HAVANA - Cuba put up several huge billboards near
the U.S. mission on Friday with pictures of abused Iraqi
prisoners and American soldiers pointing a rifle at children,
in response to a U.S. Christmas display in support of
imprisoned Cuban dissident.
Two billboards with photos of hooded and bloodied inmates
at Iraq's Abu Ghraib prison, a swastika and the word "fascists"
in bold red letters were erected across the street from the
U.S. diplomatic mission, where the display of Christmas lights
includes the number 75, in reference to 75 pro-democracy
activists imprisoned for lengthy terms last year.
A Cuban citizen walks past enormous posters of US soldiers torturing Iraqi prisoners at the Abu Ghraib prison. US officials kept their cool after Cuba used Nazi swastikas and pictures of Iraqi prisoner abuse to counter US Christmas decorations in Havana that paid tribute to jailed Cuban dissidents. (AFP/Str)
Another billboard faces the back of the building, with
large photos of U.S. soldiers searching and pointing a rifle at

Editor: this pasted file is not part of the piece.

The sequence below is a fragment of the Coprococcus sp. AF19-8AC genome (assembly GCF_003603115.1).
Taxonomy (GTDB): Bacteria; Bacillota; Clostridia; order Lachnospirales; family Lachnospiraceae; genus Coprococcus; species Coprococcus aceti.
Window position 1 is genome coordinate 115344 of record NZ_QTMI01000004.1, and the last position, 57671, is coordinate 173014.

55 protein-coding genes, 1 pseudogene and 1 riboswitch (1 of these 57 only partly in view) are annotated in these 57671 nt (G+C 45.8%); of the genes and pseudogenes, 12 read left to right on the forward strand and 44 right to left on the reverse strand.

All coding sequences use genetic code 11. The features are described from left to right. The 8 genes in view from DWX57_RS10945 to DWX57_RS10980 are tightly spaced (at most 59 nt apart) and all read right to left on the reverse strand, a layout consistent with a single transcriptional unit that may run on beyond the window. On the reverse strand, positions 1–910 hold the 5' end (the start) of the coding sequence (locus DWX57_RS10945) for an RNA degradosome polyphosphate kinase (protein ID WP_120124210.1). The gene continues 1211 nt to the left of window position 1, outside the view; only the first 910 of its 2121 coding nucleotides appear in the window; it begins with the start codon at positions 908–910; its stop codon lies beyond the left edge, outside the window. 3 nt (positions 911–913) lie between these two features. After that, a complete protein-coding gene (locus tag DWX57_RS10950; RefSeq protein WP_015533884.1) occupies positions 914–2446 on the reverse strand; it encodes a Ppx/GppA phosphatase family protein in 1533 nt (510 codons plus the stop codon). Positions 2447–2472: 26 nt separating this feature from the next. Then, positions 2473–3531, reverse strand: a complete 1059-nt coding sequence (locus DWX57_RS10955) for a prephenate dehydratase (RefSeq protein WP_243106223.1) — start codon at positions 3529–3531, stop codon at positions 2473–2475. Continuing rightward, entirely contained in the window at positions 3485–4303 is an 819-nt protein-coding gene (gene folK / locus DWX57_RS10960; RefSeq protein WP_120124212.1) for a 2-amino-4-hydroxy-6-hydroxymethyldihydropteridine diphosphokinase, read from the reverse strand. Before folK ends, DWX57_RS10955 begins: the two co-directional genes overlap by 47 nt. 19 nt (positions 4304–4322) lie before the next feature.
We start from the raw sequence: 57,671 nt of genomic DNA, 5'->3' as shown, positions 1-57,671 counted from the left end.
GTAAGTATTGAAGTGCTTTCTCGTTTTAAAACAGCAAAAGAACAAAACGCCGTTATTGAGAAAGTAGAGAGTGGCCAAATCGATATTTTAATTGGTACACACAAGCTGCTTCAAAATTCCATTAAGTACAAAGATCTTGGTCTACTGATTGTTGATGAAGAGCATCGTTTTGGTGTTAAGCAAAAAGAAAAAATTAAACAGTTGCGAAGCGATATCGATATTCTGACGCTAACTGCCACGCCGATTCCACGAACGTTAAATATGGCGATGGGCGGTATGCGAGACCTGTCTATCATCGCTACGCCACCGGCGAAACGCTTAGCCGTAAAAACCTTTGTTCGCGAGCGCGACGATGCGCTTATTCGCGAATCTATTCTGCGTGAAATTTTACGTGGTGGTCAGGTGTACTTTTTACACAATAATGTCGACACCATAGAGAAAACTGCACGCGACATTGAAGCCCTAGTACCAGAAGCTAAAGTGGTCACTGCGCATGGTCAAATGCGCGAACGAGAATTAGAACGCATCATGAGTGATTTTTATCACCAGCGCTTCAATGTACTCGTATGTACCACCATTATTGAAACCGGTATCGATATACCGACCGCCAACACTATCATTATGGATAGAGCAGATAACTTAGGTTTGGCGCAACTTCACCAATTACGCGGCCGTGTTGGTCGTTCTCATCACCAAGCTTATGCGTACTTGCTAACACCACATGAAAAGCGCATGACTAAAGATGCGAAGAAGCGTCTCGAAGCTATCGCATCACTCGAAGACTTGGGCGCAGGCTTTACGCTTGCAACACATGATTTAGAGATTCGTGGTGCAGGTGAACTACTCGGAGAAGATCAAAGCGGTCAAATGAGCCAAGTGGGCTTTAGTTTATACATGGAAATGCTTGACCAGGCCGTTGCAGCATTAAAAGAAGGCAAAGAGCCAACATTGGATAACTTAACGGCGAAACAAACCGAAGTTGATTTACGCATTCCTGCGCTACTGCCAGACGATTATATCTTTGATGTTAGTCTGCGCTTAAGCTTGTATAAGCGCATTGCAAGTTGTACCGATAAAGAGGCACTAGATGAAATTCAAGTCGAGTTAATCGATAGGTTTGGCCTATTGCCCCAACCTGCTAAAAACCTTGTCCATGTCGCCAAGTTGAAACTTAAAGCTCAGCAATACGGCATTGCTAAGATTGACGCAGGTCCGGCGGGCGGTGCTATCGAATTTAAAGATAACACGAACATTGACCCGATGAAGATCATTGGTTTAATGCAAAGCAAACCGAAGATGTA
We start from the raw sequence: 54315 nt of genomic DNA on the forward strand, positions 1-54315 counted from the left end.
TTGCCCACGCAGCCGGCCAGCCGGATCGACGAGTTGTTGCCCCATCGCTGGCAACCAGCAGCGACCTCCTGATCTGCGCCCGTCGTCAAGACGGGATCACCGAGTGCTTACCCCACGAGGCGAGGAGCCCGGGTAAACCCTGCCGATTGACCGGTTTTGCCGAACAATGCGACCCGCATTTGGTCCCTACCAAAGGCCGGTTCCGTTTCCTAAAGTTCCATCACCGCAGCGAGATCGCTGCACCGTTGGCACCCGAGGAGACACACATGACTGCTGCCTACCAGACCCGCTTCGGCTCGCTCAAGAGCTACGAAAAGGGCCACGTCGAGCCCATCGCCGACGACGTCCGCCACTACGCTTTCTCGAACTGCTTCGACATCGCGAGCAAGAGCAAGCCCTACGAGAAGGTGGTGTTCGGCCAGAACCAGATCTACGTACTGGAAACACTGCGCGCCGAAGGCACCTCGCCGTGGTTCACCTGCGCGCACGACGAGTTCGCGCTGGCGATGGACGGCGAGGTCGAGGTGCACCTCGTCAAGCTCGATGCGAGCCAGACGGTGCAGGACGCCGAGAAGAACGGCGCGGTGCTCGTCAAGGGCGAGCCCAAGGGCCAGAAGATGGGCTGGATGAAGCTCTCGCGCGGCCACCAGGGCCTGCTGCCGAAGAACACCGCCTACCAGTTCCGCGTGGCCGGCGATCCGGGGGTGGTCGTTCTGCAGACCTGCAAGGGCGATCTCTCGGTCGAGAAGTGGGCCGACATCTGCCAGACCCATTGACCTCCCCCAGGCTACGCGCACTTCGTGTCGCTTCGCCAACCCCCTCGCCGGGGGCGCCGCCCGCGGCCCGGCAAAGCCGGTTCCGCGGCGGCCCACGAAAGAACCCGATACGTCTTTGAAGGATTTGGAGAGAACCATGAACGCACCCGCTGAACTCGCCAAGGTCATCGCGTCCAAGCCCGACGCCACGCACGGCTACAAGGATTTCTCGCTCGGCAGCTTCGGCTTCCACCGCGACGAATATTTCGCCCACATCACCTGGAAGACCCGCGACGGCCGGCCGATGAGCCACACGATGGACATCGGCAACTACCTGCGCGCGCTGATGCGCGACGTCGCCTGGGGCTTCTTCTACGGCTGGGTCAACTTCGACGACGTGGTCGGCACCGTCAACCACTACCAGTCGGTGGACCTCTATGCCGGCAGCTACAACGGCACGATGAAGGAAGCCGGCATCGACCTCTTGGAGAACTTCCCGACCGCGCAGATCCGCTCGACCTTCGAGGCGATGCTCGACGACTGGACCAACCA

children, presumably in Iraq.
A U.S. diplomat called the billboards fanatical.
"There couldn't be a better contrast: the U.S. wishing
Cubans happy holidays, Frosty waving at passers-by and an
effort to prompt discussion on human rights on the one side,
and screaming Cuban government billboards on the other," he
Cuba had demanded this week that the U.S. display at the
mission on Havana's busy sea-side drive be taken down. The
president of the National Assembly, Ricardo Alarcon, called it
"rubbish" and "a provocation."
In Washington, State Department spokesman Richard Boucher
said: "Any government that puts up swastikas ought to answer
its own questions about why it does that. ... We think that
remembrance of the 75 people in jail is entirely appropriate to
the season. And we intend to leave the lights up."
The U.S. diplomat in Cuba said: "The torture at Abu Ghraib
... has been investigated, reported and discussed fully and
openly in the United States. ... The Cuban government does not
allow a single word of dissent in its media and jails those who
dare espouse different ideas."
Washington broke off diplomatic relations with Havana and
imposed sanctions on Cuba after Fidel Castro's 1959 revolution,
but the two countries maintain interests sections in each
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